Magazine article New Internationalist

Vigilante Heaven

Magazine article New Internationalist

Vigilante Heaven

Article excerpt

A STREET kid in bare feet with matted hair huddles in a doorway sniffing glue. Further up the road, a young prostitute loiters on a street corner. A street dweller shuffles past her, stopping to scavenge through the rubbish. A group of fire-eaters attempts to entertain drivers waiting at traffic lights. Homeless street vendors hustle cigarettes to passers-by; an entrepreneur in a sharp tailored suit hurriedly crosses the road to avoid them.

These people make up the everyday urban landscape of Latin America's major cities. They represent the marginalized, 'undesirable' groups of society. In Colombia, they are clinically referred to as los desechables (the disposable ones), like an object that can be thrown away after use. In Honduras, they are known simply as los miserables.

The 'undesirables' are threatened daily by a semi-clandestine reality that is particularly widespread in the major cities of Guatemala, Brazil, Honduras, Argentina and Colombia: 'social cleansing'. This macabre practice involves the premeditated elimination of particular groups considered to be dangerous or worthless. Social cleansing campaigns exterminate those people perceived as no longer 'useful' or who display what is considered to be immoral behaviour.

Sporadic and isolated cases of social cleansing first appeared in Latin America in the early 1980s. In the course of that decade, this phenomenon developed into a systematic and well-organized method of eradicating marginalized groups. The fall of dictatorships effectively meant the deregulation of the state use of violence, allowing new groups to hand out death sentences. In the 1980s in Colombia there existed some 40 known social cleansing groups operating under such names as Terminator, Kankil, and Toxicol-90 (the last inspired by a brand of domestic pesticide). Death squads comprising former or off-duty police officers were formed in Argentina and Brazil.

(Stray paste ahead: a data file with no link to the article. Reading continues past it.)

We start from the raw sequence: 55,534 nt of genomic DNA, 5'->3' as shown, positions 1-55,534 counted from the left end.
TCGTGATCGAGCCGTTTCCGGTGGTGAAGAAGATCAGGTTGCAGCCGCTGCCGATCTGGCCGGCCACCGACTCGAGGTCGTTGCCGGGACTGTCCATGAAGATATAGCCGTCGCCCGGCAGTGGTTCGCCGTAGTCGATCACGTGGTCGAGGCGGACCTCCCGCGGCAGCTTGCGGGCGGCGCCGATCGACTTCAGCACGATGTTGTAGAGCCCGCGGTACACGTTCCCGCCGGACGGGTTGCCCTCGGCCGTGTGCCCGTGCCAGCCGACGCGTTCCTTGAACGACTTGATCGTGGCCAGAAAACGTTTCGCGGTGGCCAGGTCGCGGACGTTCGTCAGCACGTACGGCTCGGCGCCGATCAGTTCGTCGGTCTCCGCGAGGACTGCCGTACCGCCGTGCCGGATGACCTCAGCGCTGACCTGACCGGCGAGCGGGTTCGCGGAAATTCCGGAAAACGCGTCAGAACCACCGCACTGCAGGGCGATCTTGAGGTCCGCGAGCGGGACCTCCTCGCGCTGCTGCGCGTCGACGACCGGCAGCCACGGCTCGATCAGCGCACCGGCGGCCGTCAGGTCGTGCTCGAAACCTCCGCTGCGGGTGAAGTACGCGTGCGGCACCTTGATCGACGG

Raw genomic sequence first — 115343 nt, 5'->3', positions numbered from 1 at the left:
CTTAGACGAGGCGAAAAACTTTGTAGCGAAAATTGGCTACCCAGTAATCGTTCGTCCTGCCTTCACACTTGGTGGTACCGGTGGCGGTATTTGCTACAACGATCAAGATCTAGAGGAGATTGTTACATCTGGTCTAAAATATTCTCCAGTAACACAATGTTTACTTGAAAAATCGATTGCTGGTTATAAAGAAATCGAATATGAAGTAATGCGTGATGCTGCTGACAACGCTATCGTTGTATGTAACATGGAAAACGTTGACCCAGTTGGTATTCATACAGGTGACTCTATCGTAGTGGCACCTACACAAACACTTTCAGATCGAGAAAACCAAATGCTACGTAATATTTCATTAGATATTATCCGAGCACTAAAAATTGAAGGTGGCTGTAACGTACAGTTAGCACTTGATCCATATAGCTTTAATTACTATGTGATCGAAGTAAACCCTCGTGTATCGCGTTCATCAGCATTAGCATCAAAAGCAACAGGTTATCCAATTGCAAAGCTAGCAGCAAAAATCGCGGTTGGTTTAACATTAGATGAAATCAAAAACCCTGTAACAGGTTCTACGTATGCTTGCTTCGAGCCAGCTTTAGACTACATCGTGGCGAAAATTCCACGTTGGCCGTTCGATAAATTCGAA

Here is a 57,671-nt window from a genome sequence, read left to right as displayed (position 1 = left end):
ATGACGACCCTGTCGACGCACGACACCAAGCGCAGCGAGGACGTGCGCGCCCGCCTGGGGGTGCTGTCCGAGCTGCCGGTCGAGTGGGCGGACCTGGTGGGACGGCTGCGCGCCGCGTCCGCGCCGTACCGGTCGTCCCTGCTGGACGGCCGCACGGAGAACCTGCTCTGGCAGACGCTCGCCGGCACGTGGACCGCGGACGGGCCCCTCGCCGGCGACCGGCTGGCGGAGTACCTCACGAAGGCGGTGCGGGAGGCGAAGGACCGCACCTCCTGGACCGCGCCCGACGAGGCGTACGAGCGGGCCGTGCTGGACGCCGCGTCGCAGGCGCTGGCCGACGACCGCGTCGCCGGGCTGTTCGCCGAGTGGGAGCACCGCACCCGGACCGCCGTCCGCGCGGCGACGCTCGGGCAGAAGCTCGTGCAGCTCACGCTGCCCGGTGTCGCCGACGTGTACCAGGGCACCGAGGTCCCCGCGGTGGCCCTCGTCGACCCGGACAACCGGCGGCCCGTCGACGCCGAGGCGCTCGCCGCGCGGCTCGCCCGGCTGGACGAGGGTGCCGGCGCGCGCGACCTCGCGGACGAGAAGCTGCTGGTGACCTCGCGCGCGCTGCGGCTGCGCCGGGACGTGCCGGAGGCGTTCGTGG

Maras beware

In Central America's second largest country, Honduras, the main targets now are street children, young males suspected of gang membership and other delinquents. Such people are considered the principal cause of crime and violence in Honduras. The number of gangs, las maras, rose sharply in recent years particularly with the deportation of thousands of gang members from the US back to Honduras. Yet the idea that there is a correlation between an increase in crime and more mara members in a local area is a fallacy. Human rights groups emphasize that, while gang warfare certainly exists, young Hondurans do not commit the majority of crime. Two-thirds of all Honduran children and youth who die violently do not belong to gangs and have no criminal background.

Across Latin America, the political agenda and dinner debates among the élites and middle classes are dominated by how to combat rising crime and by anxiety about personal safety. The evening news is filled with violent, bloody stories which fuel the idea that crime is out of control. In this climate, social cleansing groups flourish. The perception that the state, justice system and police are incapable of stemming soaring crime means more work for death squads. Local residents and entrepreneurs actually sponsor social cleansing campaigns.

In Brazil, death squad members are often the military police, who for a price deal with the 'problem' in a quick and efficient way. One police inspector, alias 'Robocop,' is known to head a Rambo-style death squad whose mission is to shoot on sight any burglar in Brazil's northern state of Pará.

The same pattern is repeated farther south in Argentina. A 50-minute ride away from the elegant tree-lined boulevards of central Buenos Aires, the working-class neighbourhood of Don Toruato has been the scene of well-documented murders of suspected delinquents carried out by the Don Toruato Death Squad. Since 2000, this death squad, led by off-duty police sergeants, has sold security to the neighbouring middle classes that has involved 'cleansing' the area of undesirables in exchange for a monthly salary. …

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